Three panelists. One moderator. Eighty-plus audience members, spanning three generations. Democrats, Republicans, Independents, and everyone in between gathered at St. Mary’s University in San Antonio on June 4 to bust myths, break gridlock, and find common ground. So what drew this diverse crowd to AARP’s Opinion Leaders Forum?
Cold, hard cash. Or, at least, talking about it.
AARP sponsored the forum which focused on the future of financial security for Americans of all ages as part of Divided We Fail, a long-term, public outreach effort designed to find bi-partisan solutions to ensure affordable, quality health care and lifetime financial security for Americans of all ages. The topics of discussion included discussions on Social Security, personal savings in the wake of declining pension plans, and financial literacy.
Three lively panelists brought the heat. Lionel Sosa—founder of the largest Hispanic advertising agency in the U.S., sat side-by-side with Cindy Hounsell—an experienced pension attorney and president of the Women’s Institute for a Secure Retirement, and Dr. James Galbraith—an economics professor at the University of Texas and the former executive director of the U.S. Joint Economic Committee. Moderator Frank Morris, a member of AARP’s National Policy Council, facilitated a spirited discussion.
After a brief discussion on diminishing pensions, Morris broached the controversial topic of Social Security.
“When Social Security last needed a fix, Ronald Reagan sat down with…Tip O’Neill…and worked out a solution that increased taxes and trimmed benefits,” Morris said. “Do you think that kind of solution is possible today?”
Sosa feared the eventual decline of Social Security and doubted the program’s sustainability. “People are living longer today, and that costs more money and impacts Social Security,” he said. No one projected we would live this long.”
But Galbraith noted the importance of the program will rise.
“Social Security will be even more important in the future than it is today…[and] it’s up to us to defend that great institution,” he said.
Americans’ attitudes toward savings was another key part of the discussion, with Morris asking: “The personal savings rate has fallen to the lowest levels since the Great Depression. What can be done to encourage more people to take control of their own financial futures?”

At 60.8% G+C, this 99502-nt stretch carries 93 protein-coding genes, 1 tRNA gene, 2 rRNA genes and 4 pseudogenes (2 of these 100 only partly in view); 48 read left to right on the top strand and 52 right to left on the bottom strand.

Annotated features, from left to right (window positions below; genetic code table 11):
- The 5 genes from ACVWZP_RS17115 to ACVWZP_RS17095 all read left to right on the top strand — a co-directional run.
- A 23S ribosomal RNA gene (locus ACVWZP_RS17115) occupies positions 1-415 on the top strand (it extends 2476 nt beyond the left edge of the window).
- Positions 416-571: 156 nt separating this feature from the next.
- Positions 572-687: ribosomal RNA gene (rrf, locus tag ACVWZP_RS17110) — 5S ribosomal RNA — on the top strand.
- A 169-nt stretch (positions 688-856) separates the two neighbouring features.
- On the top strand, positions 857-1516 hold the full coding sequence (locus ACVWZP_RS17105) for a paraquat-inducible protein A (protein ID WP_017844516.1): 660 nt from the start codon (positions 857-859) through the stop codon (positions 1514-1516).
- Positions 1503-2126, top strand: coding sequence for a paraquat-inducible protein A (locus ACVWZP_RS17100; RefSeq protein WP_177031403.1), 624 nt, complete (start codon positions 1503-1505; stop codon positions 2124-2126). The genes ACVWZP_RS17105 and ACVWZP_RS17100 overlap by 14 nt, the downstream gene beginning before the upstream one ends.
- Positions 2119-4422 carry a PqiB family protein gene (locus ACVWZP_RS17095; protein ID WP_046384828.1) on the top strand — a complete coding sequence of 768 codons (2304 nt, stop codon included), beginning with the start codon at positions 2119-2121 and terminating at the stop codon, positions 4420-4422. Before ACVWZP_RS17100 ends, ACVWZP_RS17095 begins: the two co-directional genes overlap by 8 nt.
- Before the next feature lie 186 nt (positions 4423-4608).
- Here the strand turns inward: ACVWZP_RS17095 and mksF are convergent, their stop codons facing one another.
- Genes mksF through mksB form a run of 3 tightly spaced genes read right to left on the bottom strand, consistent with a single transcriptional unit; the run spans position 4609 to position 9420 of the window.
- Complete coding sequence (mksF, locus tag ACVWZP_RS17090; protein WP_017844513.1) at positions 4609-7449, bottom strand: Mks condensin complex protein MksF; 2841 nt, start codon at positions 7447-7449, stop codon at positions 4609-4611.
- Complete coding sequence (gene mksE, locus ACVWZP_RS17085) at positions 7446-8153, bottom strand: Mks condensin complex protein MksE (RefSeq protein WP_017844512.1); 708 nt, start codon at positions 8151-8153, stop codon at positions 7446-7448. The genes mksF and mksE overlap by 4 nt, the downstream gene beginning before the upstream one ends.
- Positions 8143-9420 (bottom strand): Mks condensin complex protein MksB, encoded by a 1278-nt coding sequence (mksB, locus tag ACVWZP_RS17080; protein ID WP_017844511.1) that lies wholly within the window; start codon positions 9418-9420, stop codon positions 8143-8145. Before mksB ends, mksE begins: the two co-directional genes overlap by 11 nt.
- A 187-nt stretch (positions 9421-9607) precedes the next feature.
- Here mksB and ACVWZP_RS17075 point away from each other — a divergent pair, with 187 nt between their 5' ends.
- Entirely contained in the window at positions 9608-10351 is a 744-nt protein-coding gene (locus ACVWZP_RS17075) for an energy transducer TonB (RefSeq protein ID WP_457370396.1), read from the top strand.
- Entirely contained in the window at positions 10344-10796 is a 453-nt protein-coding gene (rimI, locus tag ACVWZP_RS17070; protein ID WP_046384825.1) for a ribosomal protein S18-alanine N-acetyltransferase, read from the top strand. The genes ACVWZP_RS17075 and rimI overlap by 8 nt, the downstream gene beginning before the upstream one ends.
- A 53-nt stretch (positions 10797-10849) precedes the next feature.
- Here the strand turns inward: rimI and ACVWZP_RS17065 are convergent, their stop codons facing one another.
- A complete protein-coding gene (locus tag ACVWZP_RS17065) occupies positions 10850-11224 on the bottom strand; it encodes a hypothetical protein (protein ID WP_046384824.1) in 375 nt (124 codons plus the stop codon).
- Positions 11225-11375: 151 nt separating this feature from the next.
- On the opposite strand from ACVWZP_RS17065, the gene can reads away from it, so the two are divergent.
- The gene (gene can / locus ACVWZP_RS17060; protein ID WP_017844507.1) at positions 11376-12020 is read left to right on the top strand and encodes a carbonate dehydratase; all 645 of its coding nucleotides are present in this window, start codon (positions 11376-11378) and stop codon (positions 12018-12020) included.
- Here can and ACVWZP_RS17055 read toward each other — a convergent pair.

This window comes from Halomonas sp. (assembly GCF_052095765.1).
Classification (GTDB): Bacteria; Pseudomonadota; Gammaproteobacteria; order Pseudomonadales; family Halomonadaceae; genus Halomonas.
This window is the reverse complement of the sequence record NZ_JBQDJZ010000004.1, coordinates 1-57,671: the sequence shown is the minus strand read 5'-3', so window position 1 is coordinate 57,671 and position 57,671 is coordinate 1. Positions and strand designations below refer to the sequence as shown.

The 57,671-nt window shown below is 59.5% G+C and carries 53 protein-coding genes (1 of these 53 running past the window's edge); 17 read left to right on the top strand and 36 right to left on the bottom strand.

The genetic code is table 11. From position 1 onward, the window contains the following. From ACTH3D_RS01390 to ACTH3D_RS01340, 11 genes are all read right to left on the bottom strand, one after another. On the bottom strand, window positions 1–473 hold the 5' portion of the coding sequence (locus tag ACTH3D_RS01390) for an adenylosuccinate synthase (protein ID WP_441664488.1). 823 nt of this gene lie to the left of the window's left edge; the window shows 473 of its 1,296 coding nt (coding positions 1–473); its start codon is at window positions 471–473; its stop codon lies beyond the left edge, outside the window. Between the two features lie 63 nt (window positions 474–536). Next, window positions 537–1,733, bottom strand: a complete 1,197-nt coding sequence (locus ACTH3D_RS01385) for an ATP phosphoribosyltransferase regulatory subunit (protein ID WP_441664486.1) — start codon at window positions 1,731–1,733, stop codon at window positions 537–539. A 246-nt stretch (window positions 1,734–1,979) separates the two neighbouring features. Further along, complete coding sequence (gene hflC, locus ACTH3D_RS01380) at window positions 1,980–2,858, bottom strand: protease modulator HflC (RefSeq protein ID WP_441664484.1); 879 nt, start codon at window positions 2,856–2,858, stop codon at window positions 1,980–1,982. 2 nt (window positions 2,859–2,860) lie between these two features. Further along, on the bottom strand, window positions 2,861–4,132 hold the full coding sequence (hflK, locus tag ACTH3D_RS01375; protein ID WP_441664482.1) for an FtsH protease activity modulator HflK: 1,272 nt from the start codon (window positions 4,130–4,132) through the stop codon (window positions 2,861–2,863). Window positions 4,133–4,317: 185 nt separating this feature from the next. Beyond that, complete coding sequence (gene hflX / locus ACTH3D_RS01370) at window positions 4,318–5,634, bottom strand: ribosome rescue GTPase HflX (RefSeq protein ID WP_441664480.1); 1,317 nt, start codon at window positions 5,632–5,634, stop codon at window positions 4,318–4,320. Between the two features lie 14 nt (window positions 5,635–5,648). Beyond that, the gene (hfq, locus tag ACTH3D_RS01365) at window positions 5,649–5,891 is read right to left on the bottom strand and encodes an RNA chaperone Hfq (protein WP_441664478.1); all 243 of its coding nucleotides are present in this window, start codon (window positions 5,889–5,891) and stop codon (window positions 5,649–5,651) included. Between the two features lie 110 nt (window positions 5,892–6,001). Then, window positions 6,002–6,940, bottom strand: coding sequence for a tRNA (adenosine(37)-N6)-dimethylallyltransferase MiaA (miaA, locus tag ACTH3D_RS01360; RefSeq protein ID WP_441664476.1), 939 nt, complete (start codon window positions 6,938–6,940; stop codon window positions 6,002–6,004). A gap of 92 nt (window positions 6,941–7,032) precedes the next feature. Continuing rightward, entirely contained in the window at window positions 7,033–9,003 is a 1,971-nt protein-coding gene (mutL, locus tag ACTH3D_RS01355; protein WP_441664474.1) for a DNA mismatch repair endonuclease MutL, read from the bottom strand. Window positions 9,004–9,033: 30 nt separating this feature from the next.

Sosa advocated a shift in cultural values. He theorized that it is American expectation—not the American dream—that has become impossible to maintain.
In 1946, he argued, the average American family hoped to own one car, a two-bedroom one-bathroom house, an icebox, and if they were very, very lucky, a washing machine. Now, he said, if Americans don’t have two cars and a three-bedroom home, they think they’re poor.
Again, both Galbraith and Hounsell countered his argument. Yes, they said, the American dream has changed. However, since Americans are working longer, harder hours, the panelists theorized that workers have appropriately increased their expectation for a higher standard of living. According to Galbraith, it is a lack of opportunity—not a lack of discipline—that prevents Americans from saving.
“Research shows that if people have extra income, they save it,” Galbraith said.
The culprit for a lack of savings, he claimed, was not necessarily American greed and consumerism. The panelists concurred that a broken health care system that fails to provide adequate coverage is a key factor.
By the end of the conversation, the panelists and the audience agreed that talking about financial security with neighbors and friends—even neighbors and friends with different opinions—will, eventually, help to inspire change. And the time for change is now.
“We’re always going to have differences of opinion and there will always be disagreements about specific policies and legislation,” Morris said. “But if today’s forum is any indication, there are people all across the political spectrum who are truly committed to making a difference and not leaving these problems for the next generation.”